Jeremy's amazing ability at cranking out an entry per day this last week has inspired me to cough up something of my own. If you happen to pick up a copy of the first issue of Middlebury's very first IPE newsletter, you may realize this post has been 100% plagiarized from an article written by someone currently abroad in Montevideo. However, I don't think it's a violation of the school's honor code to plagiarize yourself on a personal blog, so I think I'll be okay. Sorry for anything you may find repetitious, but I didn't want to upset the "integrity" of this work of literature (that has very little to do with International Politics and Economics). I jest. It's late and I'm going to bed.
The pace of life is one of Montevideo’s most prominent qualities after a month and a half down here in Uruguay. This tiny South American country of just over three million people is nestled in between Argentine and Brazil on the Rio de la Plata, the world’s widest estuary, and the Atlantic Ocean. Commonly confused with the much poorer landlocked Paraguay, Uruguay is another world with one of Latin America’s most stable democracies and a large middle class flush with strong German and Italian heritages.
The beverage yerba mate, a South American infusion of hot water and the dried leaves from the yerba mate plant, is drank through a metal straw from a gourd and is the foundation of life here. People go about their day gourd-in-hand cradling a thermos between their arm and chest. The most popular activity in Uruguay is spending hours on end drinking the bitter beverage with friends on the Rambla, the boardwalk along the Rio de la Plata, to discuss politics (many are following the American primaries closely), socio-economic woes, soccer or just nothing; I had a 45 minute discussion the other day with a friend about the school’s photocopier.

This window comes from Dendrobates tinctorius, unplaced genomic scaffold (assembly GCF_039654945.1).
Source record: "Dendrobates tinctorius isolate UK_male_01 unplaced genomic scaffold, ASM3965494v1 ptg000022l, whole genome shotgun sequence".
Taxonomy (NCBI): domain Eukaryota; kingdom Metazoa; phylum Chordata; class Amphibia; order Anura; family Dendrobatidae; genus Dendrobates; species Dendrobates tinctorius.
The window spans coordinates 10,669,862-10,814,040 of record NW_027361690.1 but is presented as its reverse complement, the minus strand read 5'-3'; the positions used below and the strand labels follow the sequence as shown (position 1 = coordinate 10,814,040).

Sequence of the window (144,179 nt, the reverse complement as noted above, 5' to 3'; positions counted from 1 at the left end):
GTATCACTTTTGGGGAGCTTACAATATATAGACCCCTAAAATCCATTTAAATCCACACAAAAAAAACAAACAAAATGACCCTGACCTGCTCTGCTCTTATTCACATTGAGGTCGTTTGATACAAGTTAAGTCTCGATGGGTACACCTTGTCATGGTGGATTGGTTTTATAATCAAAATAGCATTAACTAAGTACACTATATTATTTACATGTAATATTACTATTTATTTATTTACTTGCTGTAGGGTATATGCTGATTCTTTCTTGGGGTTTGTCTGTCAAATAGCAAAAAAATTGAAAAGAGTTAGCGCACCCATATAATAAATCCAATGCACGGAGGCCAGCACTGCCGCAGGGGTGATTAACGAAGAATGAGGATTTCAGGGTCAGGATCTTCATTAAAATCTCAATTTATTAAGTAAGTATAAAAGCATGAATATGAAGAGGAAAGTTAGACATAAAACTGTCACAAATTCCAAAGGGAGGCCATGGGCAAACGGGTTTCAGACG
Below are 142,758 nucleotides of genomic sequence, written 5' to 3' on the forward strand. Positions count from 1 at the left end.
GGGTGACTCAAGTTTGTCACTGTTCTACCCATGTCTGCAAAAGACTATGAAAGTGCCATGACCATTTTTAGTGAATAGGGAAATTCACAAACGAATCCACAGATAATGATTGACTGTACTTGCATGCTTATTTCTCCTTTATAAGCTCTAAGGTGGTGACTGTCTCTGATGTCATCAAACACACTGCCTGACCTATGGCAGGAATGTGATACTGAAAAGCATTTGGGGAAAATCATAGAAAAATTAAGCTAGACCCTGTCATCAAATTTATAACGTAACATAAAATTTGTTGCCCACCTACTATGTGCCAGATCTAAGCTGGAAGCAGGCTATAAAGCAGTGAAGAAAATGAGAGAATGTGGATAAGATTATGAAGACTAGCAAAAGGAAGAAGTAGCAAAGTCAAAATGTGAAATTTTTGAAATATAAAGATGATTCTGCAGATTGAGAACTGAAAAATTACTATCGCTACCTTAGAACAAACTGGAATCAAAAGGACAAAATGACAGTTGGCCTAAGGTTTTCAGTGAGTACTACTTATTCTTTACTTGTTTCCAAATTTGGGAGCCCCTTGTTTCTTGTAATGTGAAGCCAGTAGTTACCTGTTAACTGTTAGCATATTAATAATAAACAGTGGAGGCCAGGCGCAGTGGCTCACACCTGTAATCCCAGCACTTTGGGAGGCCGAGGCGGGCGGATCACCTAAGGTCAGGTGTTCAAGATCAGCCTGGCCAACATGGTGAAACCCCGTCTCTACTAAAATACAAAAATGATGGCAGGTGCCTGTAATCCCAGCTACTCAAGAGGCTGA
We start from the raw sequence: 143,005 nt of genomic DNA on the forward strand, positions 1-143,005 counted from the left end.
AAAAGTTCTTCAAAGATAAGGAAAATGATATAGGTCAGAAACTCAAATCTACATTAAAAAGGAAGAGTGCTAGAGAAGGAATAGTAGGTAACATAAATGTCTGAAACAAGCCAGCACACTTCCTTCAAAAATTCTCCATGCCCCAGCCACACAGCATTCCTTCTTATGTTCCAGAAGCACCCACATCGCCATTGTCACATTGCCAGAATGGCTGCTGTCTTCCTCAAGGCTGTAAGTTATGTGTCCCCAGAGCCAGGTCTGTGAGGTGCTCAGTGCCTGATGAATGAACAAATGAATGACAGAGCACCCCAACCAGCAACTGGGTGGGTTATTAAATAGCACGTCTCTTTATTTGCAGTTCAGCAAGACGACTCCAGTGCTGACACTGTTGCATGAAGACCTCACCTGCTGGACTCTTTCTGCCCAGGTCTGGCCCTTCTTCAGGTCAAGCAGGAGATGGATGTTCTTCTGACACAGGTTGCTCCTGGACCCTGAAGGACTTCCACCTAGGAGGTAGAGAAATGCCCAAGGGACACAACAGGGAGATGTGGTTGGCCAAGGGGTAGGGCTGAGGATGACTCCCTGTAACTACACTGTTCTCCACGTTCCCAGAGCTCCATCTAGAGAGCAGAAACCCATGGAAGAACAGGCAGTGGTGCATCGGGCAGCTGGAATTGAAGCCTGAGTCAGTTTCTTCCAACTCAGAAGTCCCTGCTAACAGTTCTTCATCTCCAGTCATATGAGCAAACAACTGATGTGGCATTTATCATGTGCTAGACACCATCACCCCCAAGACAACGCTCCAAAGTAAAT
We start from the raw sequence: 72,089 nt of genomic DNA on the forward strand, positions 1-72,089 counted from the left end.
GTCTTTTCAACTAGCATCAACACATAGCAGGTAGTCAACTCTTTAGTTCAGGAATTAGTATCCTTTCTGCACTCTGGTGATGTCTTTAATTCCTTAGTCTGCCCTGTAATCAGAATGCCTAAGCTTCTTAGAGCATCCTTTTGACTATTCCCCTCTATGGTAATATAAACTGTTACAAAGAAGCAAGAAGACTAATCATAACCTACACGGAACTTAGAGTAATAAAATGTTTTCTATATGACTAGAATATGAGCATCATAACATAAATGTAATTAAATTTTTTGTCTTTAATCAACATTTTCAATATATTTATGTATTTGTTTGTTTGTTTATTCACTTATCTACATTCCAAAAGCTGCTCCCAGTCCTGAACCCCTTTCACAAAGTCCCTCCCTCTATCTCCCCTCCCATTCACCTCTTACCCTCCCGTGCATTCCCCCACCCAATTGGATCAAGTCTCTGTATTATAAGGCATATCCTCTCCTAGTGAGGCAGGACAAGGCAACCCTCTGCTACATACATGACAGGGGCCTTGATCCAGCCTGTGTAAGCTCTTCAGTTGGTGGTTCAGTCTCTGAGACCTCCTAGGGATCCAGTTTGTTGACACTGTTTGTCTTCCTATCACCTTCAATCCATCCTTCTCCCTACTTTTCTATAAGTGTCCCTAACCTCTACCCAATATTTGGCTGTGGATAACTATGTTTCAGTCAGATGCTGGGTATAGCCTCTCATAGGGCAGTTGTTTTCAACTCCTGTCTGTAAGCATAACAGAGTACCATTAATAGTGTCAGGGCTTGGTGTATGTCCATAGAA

While mate is certainly a very chill activity, the culture of tranquility does not stop there. One of the most common expressions is “todo tranqui” which is probably most appropriately translated as “everything’s chill.” I recently began an internship with Red Mercosur, a branch MERCOSUR, the economic union of South America. Red Mercosur is supposedly a network of institutions dedicated to economic research on regional integration, although my duties thus far have consisted of translating a few pages. I asked if there was a current project I could help with and was expecting to get a stack of TPS reports or something pertaining to economic development, trade or poverty in the context of regional integration. My supervisor’s response? “Todo tranqui.” I took that as a no and took another sip of mate while looking out over the waterfront from my desk by the window. Todo tranqui indeed.
There are certainly some trade-offs to todo tranqui. This country has got chilling down pat, but todo tranqui has probably resulted in a less productive and dynamic economy. Would Uruguayan’s give up some todo tranqui for more economic growth. I think not. People seem content to arrive at work anywhere between 10 in the morning and three in the afternoon to do their thing for a few hours before retiring to some mate. Could todo tranqui have a role in why Mercosur receives a lot of mixed press many people think it is inefficient or useless (many Uruguayans are in this boat)? Perhaps. If I can ever figure out exactly what it is that Red Mercosur does, or for that matter, Mercosur in general, I try and give you a better answer. Before I do that though, I need to take a break to chill and drink some mate.